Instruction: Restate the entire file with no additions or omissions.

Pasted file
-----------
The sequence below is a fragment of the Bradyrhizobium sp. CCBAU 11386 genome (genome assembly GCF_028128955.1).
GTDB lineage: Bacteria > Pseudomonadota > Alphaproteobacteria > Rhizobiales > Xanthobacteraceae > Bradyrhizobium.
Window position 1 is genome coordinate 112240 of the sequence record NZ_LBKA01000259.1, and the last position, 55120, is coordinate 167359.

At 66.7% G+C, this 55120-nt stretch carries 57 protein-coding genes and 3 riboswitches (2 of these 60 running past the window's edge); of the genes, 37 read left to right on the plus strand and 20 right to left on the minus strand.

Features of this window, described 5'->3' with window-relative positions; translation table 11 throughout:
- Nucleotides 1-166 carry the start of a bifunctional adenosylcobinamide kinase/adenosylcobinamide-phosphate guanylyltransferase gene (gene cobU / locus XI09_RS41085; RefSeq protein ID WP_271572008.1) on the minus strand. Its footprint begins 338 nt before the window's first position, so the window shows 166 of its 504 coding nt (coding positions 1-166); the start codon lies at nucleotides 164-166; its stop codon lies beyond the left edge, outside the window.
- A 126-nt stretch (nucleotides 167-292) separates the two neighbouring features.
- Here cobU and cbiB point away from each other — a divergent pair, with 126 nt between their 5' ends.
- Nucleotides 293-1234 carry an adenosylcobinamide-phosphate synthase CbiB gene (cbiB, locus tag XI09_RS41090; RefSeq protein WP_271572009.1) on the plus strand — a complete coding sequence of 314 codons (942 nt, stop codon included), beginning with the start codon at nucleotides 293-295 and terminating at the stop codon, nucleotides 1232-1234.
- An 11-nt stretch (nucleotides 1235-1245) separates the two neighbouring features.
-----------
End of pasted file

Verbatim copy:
The sequence below is a fragment of the Bradyrhizobium sp. CCBAU 11386 genome (genome assembly GCF_028128955.1).
GTDB lineage: Bacteria > Pseudomonadota > Alphaproteobacteria > Rhizobiales > Xanthobacteraceae > Bradyrhizobium.
Window position 1 is genome coordinate 112240 of the sequence record NZ_LBKA01000259.1, and the last position, 55120, is coordinate 167359.

At 66.7% G+C, this 55120-nt stretch carries 57 protein-coding genes and 3 riboswitches (2 of these 60 running past the window's edge); of the genes, 37 read left to right on the plus strand and 20 right to left on the minus strand.

Features of this window, described 5'->3' with window-relative positions; translation table 11 throughout:
- Nucleotides 1-166 carry the start of a bifunctional adenosylcobinamide kinase/adenosylcobinamide-phosphate guanylyltransferase gene (gene cobU / locus XI09_RS41085; RefSeq protein ID WP_271572008.1) on the minus strand. Its footprint begins 338 nt before the window's first position, so the window shows 166 of its 504 coding nt (coding positions 1-166); the start codon lies at nucleotides 164-166; its stop codon lies beyond the left edge, outside the window.
- A 126-nt stretch (nucleotides 167-292) separates the two neighbouring features.
- Here cobU and cbiB point away from each other — a divergent pair, with 126 nt between their 5' ends.
- Nucleotides 293-1234 carry an adenosylcobinamide-phosphate synthase CbiB gene (cbiB, locus tag XI09_RS41090; RefSeq protein WP_271572009.1) on the plus strand — a complete coding sequence of 314 codons (942 nt, stop codon included), beginning with the start codon at nucleotides 293-295 and terminating at the stop codon, nucleotides 1232-1234.
- An 11-nt stretch (nucleotides 1235-1245) separates the two neighbouring features.